Trekkies & Trekkies 2

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In today’s roundup:

  • Trekkies (1997)
  • Trekkies 2 (2004)


    Trekkies
    (1997)

    2018 #97
    Roger Nygard | 83 mins | streaming | 4:3 | USA / English & Klingon | PG / PG

    Trekkies

    There are quite a few fan documentaries out there nowadays (a few years ago… wait, ten years ago? Bloody hell. Anyway, back then I reviewed the likes of Starwoids, Ringers: Lord of the Fans, and Done the Impossible: The Fans’ Tale of Firefly and Serenity). But before all of those, and I think the first of its subgenre, was Trekkies, which examined the phenomenon of Star Trek fandom — or, rather, the wild, weird extremities of it.

    Trekkies begins with the proclamation that “Trekkies are the only fans listed by name in the Oxford English Dictionary.” That’s not true anymore (“Whovian”, at least, is in there), and that speaks to an interesting truth about this entire documentary. When it was released 21 years ago, Trekkies was exposing a niche thing to wider awareness, and these fans were seen as weirdos, fundamentally. Watching it today, though, you see that it’s mostly just cons and cosplay — stuff that’s been virtually mainstream for a few years at this point. It may’ve once seemed odd for these people to define their lives as “Star Trek fan”, but now, for many people (especially younger people), it’s perfectly routine to be defined by which fandom you’re in.

    Gabriel Koerner in 1997

    That said, Trekkies still managed to find some people who are pretty weird by any standard. At the time the filmmakers received some criticism for this — for creating a film that got laughs out of “look at the weirdos!” while ignoring the more normal side of fandom. That’s not a wholly baseless critique, but I didn’t think the film was cruel. As well as going “aren’t these people nuts!”, I think it does try to dig into why they do it, what they get out of it. I’m not sure how well it reveals the former (I mean, how did any of them go from liking a TV show to… this? It must be some personality thing), but it does a decent job of showing what benefits it brings them. And there are some incredible stories (mainly from interviewed cast members) about how Trek has changed, or even saved, people’s lives.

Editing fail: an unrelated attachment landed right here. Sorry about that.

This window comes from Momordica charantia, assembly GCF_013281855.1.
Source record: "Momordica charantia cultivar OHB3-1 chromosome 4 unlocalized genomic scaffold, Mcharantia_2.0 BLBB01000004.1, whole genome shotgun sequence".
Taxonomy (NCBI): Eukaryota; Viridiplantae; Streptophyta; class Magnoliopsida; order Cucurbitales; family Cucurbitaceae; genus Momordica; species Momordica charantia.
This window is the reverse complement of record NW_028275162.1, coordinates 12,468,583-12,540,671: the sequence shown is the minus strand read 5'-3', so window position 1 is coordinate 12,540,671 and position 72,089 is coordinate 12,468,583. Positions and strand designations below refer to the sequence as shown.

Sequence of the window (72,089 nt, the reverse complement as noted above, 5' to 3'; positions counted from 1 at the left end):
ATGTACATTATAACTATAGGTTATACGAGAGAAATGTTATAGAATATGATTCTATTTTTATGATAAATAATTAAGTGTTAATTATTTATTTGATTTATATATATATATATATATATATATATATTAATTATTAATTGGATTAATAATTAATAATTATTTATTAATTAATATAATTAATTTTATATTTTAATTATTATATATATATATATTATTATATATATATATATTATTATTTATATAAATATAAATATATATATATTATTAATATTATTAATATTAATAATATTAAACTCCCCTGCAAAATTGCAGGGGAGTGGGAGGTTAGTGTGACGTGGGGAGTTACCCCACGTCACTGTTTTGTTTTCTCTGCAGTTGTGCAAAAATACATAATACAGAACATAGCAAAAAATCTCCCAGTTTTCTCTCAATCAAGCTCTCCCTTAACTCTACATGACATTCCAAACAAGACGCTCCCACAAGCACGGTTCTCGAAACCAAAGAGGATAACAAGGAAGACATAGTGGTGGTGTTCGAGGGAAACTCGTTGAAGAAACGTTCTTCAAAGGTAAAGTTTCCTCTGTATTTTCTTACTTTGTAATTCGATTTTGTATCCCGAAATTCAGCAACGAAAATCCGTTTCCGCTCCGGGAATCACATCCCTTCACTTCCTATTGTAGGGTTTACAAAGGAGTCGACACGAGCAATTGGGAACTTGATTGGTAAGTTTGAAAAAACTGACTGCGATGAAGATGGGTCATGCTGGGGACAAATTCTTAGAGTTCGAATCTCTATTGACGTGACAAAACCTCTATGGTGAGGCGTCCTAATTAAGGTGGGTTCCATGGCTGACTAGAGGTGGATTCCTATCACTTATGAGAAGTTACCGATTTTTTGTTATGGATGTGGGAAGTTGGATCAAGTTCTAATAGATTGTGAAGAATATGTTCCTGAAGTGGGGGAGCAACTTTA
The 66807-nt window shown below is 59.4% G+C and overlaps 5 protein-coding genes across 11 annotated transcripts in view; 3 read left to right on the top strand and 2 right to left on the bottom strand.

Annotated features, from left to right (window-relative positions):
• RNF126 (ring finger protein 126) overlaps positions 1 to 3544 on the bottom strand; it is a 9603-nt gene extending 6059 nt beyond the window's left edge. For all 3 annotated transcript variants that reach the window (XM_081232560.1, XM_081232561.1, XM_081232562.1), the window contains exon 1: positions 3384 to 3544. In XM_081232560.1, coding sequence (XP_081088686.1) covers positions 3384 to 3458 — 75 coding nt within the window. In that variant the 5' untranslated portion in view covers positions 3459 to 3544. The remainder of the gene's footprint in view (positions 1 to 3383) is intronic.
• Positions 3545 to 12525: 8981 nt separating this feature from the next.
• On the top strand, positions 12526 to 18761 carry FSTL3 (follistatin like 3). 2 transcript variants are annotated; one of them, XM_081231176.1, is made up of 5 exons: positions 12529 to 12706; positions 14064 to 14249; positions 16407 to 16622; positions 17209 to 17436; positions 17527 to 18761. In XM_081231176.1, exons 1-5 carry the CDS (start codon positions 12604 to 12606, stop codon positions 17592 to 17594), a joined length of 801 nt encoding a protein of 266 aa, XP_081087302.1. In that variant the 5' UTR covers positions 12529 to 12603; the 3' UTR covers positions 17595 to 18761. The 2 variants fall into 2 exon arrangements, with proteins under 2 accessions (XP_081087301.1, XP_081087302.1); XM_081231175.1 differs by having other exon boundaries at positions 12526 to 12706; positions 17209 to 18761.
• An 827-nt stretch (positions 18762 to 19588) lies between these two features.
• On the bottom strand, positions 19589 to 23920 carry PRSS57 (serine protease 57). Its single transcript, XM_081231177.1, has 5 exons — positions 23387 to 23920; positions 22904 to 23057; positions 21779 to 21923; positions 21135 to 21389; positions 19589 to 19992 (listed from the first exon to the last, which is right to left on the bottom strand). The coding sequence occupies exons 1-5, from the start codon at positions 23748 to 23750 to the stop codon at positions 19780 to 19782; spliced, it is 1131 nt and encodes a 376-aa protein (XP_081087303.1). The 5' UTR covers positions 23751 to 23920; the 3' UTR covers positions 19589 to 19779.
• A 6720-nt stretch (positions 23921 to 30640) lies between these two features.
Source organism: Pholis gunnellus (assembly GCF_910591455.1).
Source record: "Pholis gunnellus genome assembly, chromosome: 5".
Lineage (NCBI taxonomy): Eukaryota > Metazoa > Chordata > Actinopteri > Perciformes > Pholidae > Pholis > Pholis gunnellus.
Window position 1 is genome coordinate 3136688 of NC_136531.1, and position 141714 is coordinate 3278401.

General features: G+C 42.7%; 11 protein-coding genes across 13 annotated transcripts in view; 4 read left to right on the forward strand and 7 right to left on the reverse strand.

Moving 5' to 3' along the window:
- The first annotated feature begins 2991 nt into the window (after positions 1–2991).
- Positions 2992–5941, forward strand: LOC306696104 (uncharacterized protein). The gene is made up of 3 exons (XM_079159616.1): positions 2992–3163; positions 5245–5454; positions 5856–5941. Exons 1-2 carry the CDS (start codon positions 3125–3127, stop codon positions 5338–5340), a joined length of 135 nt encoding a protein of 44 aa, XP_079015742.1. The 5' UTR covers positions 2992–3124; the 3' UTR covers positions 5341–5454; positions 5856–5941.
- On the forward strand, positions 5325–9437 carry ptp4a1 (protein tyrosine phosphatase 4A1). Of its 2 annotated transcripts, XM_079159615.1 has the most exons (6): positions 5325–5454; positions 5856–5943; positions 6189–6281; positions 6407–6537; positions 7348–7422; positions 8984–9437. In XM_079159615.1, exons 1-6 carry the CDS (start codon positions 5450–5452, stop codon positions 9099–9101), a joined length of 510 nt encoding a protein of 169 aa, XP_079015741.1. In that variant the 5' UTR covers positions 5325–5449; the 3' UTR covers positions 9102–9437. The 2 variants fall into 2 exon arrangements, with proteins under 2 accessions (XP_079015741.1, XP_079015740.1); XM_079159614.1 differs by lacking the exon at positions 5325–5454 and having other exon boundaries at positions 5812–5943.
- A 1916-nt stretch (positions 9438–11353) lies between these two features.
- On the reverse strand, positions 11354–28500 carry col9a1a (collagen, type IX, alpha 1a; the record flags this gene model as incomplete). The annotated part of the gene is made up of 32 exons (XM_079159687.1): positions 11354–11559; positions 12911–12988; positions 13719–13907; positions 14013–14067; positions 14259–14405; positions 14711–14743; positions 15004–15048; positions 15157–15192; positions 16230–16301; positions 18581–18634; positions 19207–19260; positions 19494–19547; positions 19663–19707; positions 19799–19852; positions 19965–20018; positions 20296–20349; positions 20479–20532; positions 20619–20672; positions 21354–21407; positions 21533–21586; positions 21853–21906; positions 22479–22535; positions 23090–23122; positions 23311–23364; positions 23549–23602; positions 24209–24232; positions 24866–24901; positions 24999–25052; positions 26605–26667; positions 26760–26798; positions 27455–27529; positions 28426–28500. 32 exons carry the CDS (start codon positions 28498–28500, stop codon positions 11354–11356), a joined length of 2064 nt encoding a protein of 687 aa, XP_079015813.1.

Trekkies may’ve lost the uniqueness it once had, with elements of the lifestyle it depicts coming to increasing prominence, but it still remains an interesting look at that kind of world, with some very memorable characters. And if you think it might’ve aged into irrelevance after all this time, there’s a bit about the importance of Captain Janeway as a role model for female leadership and what women can do — we’re still having debates and arguments about that sort of thing over twenty years later, which is, frankly, depressing.

    4 out of 5

    Trekkies 2
    (2004)

    2018 #98
    Roger Nygard | 93 mins | download | 4:3 | USA / English, German, Italian, Portuguese, French & Serbian | PG / PG

    Trekkies 2

    Such is the strangeness of Time that, just 24 hours after I watched Trekkies, I jumped forward seven years to catch up with some of that film’s featured fans in this lesser-seen follow-up. It’s not just repeat visits to old friends, though — if you thought America had a monopoly on crazies, well, Trekkies 2’s got news for you!

    This time out director Roger Nygard and host Denise Crosby take us to Germany (visiting the set of a fan film); the UK (with a guy who turned his flat into a starship, which he’s listed on eBay for $2 million (a couple of years later it sold for c.$840,000, which was still 16 times what he paid for it)); Italy (where fandom is apparently centred around food); Brazil (where a collector has a rare playset from the ’60s… which Crosby accidentally knocks over); Australia (where the fans mainly seem to be female and obsessed with the sexy male cast members); France (which is really just “more international fans”, to be honest); and Serbia (where the series and its values has brought a lot of hope to people in a tumultuous region).